When 64-year-old artist Richard Prince purchased his iPhone last year, he immediately recognized its artistic usefulness—starting with Instagram. “It’s almost like it was invented for someone like me,” he told Vulture in March. “It’s like carrying around a gallery in your pocket … Everything became easy.” It also became very complicated.
That month, Prince—a well-known purveyor of rephotographed artworks—had posted a photo of his 1983 Spiritual America, a work that features a 10-year-old Brooke Shields standing fully undressed in a bathtub. The work itself is a photo of an image commissioned by Sheild’s mother and photographed by Gary Gross, so things got pretty meta (even for Prince) when he added another layer by posting a photo of his work to Instagram. The platform has a strict “no-nudity” policy, however, and they quickly shut the artist’s account down.
And he’s not the only one.
International Pop diva, Rihanna, recently posted a photo of her cover spread for French men’s magazine Lui, which featured the singer topless. Instagram immediately suspended her account. A similar situation happened with a much more PG image from Vogue fashion staple Grace Coddington, who posted a simple sketch of herself sunbathing topless. These two acts have resulted in a larger campaign, ignited by Scout Willis—daughter to Bruce and Demi Moore—to #FreeTheNipple on Instagram.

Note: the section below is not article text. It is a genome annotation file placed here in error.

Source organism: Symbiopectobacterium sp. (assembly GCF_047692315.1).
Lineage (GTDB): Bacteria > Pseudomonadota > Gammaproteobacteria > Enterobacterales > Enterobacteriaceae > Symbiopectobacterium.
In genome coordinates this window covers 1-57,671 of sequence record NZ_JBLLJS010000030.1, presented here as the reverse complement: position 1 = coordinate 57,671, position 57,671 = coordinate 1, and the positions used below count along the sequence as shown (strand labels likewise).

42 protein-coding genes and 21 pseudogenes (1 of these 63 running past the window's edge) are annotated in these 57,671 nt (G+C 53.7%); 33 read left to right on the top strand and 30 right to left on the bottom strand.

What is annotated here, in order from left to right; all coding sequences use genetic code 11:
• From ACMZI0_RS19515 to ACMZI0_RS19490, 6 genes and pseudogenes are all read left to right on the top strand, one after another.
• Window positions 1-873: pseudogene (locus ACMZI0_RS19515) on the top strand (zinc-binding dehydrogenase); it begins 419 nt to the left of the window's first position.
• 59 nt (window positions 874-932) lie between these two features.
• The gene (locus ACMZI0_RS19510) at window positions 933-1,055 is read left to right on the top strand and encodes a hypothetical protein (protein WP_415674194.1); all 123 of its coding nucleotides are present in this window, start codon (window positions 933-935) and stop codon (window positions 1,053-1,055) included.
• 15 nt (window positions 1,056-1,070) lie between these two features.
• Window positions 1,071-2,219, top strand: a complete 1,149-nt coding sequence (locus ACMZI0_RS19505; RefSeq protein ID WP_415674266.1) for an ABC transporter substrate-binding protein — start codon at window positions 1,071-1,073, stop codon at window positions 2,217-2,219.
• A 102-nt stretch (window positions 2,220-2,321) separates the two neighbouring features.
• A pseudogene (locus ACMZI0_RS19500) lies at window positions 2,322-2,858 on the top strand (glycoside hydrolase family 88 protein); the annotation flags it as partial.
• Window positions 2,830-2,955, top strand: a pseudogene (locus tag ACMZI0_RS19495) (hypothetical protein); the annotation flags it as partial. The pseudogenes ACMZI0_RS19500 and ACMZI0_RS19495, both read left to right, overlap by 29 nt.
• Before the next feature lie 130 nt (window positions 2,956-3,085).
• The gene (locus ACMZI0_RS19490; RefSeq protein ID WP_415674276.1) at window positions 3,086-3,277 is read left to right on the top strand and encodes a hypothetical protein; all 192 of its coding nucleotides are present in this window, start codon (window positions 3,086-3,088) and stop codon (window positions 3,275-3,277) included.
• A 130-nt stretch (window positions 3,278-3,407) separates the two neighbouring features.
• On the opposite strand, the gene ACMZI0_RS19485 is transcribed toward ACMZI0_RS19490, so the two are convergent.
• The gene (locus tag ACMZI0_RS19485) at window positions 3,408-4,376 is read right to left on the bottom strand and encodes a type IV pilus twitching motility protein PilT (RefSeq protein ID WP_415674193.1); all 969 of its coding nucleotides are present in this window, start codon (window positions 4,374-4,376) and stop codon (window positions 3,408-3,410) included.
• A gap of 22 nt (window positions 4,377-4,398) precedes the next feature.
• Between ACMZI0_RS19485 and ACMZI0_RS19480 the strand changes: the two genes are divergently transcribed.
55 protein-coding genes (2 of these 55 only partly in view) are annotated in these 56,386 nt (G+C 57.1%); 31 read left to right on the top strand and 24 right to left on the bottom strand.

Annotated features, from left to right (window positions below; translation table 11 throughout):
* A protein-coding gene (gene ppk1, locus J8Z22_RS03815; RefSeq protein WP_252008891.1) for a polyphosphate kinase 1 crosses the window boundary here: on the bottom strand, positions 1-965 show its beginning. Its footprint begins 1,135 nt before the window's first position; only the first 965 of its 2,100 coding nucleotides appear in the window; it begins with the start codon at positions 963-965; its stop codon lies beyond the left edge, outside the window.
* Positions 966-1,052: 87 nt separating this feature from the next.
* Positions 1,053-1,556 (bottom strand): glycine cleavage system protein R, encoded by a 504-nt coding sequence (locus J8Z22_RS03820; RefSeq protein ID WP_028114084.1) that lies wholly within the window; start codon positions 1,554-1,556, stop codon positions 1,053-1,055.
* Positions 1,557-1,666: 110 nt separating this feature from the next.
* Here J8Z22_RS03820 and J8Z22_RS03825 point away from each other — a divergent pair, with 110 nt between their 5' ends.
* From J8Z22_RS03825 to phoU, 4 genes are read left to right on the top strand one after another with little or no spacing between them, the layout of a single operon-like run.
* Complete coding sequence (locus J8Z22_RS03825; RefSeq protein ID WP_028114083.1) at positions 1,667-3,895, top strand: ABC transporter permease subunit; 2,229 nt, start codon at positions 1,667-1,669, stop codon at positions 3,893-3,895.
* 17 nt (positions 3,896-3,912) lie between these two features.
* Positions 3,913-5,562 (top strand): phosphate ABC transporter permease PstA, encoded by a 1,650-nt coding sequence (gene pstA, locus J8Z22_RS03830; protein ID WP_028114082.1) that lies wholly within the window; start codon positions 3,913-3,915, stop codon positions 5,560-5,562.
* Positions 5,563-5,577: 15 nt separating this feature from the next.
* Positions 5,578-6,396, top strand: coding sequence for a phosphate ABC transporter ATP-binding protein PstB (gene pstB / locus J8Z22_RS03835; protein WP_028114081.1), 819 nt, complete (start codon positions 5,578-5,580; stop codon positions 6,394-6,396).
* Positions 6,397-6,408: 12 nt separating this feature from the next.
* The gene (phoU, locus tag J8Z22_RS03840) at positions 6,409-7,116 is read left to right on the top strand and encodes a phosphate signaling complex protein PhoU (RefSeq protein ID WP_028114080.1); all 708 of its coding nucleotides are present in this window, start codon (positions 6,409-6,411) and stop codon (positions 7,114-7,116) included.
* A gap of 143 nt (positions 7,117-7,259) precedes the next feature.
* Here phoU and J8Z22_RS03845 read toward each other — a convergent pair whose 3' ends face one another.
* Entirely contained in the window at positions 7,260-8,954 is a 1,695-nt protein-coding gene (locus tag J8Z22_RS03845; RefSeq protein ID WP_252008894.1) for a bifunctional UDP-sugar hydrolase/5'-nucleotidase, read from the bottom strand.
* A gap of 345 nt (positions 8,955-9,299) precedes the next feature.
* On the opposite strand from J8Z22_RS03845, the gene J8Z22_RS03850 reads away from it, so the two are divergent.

But, Prince is taking a different approach. Instead of protesting the platform, he is creating an entirely new “contemporary art moment” by “adding another wrinkle to his modern meta-take on sex, art and appropriation.” Since returning to Instagram on May 18th, Prince has been scouring the depths of the millions of social feeds, printing out screenshots of posted photos, rephotographing them, and posting them to his account: a-photo-of-a-photo-of-a-photo.
These images—often featuring the users in borderline compromising poses—include Karley Slutever, Laurie Simmons, Pamela Anderson, Jessica Hart, and Petra Collins (who was also temporarily suspended). Whether or not the prints will become Richard Prince originals is unclear, but one thing is for sure: the artist may have seriously outdone himself this time. Bravo.